On March 21-23, 2016, Campus Compact will hold a 30th anniversary conference in Boston; the conference’s theme is Accelerating Change: Engagement for Impact. It aims to bring together the wide range of people and organizations making engagement happen across the country and beyond. Campus Compact’s thirtieth anniversary will be an opportunity for everyone to celebrate the achievements of the last three decades, learn more about what needs to be done and what resources already exist to enable that work, and commit to take the steps necessary to accelerate and deepen our efforts.
Call for presenters is now open! Deadline for proposals is June 19th, 2015. Please click here for more information
Although the 2014 Talloires Network Leaders Conference just ended, the Talloires Network Leaders Conference is looking for a host for the next TN Leaders Conference that will be held in June, July or August of 2017. All Talloires Network member institutions and partner organizations are welcome to apply. If you are interested, please submit an Expression of Interest (EOI) to host the 2017 Talloires Network Leaders Conference (TNLC 2017), either individually or in collaboration with other institutions by July 10th, 2015. Please click here for more information.
To those who use social media to help with research, or involved with advertising and/or marketing, online content consumption varies depending on the audience. How much online content do we consume? This infographic breaks down online content consumption by generation: Millennials (people who born in between 1981-1997), Generation X (born 1965-1980), and Baby Boomers (born 1946–1964).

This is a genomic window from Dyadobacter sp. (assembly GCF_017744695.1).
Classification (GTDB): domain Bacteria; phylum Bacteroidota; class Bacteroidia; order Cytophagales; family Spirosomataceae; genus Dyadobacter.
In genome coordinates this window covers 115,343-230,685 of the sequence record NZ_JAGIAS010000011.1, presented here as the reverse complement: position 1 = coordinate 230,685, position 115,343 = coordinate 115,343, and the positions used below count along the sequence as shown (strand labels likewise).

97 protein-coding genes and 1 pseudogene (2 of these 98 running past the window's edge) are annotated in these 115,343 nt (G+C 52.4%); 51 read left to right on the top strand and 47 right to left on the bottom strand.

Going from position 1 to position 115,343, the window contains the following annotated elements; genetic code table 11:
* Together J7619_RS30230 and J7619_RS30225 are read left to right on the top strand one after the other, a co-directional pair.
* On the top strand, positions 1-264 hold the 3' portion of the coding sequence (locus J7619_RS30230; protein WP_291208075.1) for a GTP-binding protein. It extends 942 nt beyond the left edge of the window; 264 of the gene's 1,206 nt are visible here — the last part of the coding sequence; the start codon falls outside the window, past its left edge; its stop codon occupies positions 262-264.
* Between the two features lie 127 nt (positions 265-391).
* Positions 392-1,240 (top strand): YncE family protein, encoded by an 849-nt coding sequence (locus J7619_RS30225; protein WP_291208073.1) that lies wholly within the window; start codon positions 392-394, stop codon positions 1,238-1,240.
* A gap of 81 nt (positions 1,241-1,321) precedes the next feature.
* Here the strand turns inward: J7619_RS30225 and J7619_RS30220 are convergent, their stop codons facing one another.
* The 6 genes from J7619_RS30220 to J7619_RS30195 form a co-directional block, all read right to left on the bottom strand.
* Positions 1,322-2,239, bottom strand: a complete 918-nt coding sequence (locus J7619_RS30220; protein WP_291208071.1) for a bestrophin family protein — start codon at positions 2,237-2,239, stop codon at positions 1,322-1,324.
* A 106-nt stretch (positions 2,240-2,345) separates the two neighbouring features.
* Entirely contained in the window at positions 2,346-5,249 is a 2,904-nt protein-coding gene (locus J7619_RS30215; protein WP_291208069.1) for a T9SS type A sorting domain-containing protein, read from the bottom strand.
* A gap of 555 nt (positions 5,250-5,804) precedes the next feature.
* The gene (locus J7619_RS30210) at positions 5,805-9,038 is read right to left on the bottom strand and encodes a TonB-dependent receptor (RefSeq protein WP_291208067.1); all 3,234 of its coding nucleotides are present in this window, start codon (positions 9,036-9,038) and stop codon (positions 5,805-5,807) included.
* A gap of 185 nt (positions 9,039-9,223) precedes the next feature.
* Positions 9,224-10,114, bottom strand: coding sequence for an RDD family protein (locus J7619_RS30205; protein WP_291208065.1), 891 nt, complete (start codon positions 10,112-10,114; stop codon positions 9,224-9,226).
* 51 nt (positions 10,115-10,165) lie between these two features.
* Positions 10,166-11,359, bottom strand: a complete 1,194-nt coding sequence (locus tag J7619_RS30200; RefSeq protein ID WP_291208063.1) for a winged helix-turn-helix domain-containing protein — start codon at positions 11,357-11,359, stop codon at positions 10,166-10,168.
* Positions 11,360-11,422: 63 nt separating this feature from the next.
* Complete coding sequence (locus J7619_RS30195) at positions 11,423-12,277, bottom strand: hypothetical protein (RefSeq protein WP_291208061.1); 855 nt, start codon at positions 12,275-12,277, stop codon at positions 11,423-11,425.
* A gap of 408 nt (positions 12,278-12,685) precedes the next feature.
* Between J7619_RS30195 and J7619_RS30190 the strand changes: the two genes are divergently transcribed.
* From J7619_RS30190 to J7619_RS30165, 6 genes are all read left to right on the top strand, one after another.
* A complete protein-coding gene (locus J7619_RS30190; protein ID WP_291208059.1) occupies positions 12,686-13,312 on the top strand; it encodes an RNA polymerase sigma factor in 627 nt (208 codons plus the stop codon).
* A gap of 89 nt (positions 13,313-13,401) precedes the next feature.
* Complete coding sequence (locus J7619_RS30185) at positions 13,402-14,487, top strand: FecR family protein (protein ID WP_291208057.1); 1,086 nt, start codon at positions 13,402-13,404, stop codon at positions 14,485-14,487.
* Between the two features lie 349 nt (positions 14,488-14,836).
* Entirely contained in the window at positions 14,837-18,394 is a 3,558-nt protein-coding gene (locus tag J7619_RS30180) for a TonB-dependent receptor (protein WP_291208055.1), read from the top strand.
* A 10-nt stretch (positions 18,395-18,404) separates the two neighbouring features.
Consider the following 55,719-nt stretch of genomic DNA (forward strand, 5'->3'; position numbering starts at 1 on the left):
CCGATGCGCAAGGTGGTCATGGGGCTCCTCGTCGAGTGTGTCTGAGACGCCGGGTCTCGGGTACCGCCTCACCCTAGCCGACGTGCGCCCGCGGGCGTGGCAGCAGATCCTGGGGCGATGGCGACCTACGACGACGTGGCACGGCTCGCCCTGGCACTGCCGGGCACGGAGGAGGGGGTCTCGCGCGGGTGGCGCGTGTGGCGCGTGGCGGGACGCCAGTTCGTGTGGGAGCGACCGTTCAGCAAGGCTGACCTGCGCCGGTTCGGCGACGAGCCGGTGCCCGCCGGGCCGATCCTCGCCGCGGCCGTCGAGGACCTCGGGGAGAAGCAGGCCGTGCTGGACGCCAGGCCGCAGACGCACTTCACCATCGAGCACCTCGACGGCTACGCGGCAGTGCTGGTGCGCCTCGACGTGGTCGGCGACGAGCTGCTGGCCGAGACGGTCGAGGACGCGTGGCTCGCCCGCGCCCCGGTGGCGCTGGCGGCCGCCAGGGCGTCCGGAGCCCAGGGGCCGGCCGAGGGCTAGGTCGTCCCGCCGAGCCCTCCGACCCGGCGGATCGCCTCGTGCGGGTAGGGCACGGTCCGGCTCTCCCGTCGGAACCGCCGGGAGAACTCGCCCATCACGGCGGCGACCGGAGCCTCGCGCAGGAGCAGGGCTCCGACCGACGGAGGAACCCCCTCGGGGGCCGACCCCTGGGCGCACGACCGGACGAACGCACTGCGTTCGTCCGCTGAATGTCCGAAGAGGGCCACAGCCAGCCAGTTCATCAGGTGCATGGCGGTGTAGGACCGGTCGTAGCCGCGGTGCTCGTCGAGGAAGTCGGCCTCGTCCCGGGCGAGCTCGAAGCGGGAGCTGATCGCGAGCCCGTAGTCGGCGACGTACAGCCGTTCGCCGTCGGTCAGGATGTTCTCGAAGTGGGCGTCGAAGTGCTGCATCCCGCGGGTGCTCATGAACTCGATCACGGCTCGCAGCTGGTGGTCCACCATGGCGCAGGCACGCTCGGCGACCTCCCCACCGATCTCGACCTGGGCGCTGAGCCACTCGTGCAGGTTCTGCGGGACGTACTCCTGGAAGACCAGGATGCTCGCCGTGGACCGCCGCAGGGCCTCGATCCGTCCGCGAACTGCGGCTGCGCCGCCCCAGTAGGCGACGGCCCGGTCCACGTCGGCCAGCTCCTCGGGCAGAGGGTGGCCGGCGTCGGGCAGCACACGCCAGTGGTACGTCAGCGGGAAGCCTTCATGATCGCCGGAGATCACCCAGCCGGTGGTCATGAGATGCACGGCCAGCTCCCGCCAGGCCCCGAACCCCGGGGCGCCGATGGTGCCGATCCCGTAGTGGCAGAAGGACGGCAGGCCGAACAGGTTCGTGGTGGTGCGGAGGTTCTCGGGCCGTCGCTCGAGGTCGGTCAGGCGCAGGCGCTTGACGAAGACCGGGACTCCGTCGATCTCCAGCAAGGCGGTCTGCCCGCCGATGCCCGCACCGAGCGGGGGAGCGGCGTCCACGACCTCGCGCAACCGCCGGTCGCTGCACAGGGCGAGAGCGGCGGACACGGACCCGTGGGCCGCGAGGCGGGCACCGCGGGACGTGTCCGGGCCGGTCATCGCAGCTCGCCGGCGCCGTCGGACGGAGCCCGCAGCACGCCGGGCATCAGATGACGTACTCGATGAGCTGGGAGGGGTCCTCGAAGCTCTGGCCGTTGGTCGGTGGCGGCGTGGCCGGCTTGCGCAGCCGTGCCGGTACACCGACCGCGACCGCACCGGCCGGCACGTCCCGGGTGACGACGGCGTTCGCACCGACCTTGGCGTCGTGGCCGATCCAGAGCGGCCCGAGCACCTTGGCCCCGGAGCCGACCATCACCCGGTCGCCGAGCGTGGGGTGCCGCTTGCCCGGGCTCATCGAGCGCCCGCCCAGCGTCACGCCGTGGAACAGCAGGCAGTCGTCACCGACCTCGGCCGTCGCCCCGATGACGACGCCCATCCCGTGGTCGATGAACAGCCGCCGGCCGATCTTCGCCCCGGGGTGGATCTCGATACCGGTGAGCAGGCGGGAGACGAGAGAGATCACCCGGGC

On April 24th, Sheena Greer, Lisa Erickson, and Fleur Macqueen Smith lead discussion on three topics: Digital tools and methods, face-to-face tools and methods, and traditional tools and methods that make knowledge sharable, understandable, and accessible.
If you missed the discussion, fortunately these facilitators captured the resources and discussion into one document! Resources such as how to write in plain language, how to avoid using jargon in your writing, how to use storytelling as a Knowledge Mobilization technique, how to engage your audience, and more. If you missed the talk, you can download the notes and resources here.
What you need to know